April is stress awareness month, and has been recognized as such every April since 1992. Of course I’ve been recognizing my own stress since at least 1981!
I suppose a better title would be ‘Stress education month’, since that’s really the point. Stress is a constant in our lives, but there are moments when our stress level is elevated to the point that it begins to take a physical and mental toll on us. So how do we know when our healthy stress that motivates us to get things done, has accelerated to doing us more harm than good?
According to The American Institute of Stress (AIS), there’s a law of stress called the Yerkes-Dodson Law, that emphasizes the importance of stress and our reaction to it. If we have too little stress, we hardly react at all. If we have too much, our whole system of mind-brain-body freaks out and goes into overdrive. And if we continue to experience excessive stress on an ongoing basis, it could impact our physical health and mental health in a destructive way.
The main objective is to balance our stress levels, with the goal of having enough stress to prompt us into action, but not so much that it overwhelms us. That same AIS article states that one way to balance our stress is to focus on what is important to us. The idea being that if we are clear on our personal values, that will help keep us centered, and give our lives meaning.
Makes sense, right? And yet I still find it hard to do at times. It’s so easy to get caught up in deadlines, people pleasing, and other obligations that cause me to lose focus on where my priorities should be.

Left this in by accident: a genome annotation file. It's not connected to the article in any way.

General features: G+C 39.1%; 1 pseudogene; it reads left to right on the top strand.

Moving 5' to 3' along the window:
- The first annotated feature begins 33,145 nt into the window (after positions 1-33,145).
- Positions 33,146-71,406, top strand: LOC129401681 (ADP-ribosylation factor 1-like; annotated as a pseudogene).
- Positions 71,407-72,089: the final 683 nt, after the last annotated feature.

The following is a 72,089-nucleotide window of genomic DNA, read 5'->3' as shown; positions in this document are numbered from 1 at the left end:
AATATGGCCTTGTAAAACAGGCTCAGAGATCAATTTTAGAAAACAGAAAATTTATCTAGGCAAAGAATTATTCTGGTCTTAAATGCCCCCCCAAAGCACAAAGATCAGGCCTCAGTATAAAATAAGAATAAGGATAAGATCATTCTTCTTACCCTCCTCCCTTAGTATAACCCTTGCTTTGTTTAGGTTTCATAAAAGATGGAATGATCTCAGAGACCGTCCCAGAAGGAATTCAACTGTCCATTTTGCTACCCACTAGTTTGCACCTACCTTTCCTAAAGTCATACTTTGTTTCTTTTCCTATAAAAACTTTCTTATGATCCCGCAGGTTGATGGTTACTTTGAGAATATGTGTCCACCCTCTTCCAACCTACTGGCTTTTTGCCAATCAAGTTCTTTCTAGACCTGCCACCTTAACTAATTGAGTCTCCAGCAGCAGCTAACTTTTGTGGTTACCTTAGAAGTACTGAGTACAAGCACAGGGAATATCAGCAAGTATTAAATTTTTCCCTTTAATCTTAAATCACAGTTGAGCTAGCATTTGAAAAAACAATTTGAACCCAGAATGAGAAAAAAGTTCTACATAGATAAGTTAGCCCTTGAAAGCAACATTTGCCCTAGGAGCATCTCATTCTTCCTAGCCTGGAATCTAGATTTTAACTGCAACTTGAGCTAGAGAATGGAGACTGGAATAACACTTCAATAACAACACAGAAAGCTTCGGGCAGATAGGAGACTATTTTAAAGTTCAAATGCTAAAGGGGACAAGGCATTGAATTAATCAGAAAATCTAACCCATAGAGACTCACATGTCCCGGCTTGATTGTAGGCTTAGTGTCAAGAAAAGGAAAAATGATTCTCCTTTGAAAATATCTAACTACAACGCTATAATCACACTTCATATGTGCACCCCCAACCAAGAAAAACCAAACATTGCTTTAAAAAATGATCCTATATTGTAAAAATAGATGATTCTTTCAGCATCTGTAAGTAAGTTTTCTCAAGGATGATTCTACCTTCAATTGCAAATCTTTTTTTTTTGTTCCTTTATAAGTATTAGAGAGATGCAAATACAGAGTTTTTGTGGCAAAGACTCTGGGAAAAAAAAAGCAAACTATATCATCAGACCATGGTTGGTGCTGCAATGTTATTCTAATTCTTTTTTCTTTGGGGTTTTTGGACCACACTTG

I did some internet surfing around on the best ways to manage stress and found a ton of information, exercises, anxiety pressure points… but I found the most straightforward breakdown of steps to take from the Mayo Clinic. It’s the 4 A’s:
AVOID the things that stress us out. Sounds obvious, but maybe think about it…
ALTER what we can not avoid. Manage our time differently, set boundaries, make time for us a priority. (Self-care Sunday?)
ACCEPT things that can not change. But seek help from others who can be a positive influence to help cope with the unchangeable. I know I’m often guilty of not reaching out when I should.
ADAPT by reframing, looking at the big picture, and maybe adjust our standards to the new norm. This is especially effective when perfectionism is starting to take over and stress us out.
These 4 A’s make a lot of sense to me, and I’m going to add them to my mental wellness routine. There’s a lot more information about stress to dive into, but the thought of researching more to add to this blog is, well… starting to stress me out. So I’m just going to leave it here.
Feel free to share any tips you may have on balancing the stress in your life. It’s something we all need to be aware of, through April and beyond. Take care ❤️
Images from Pexels, design by Deb Evans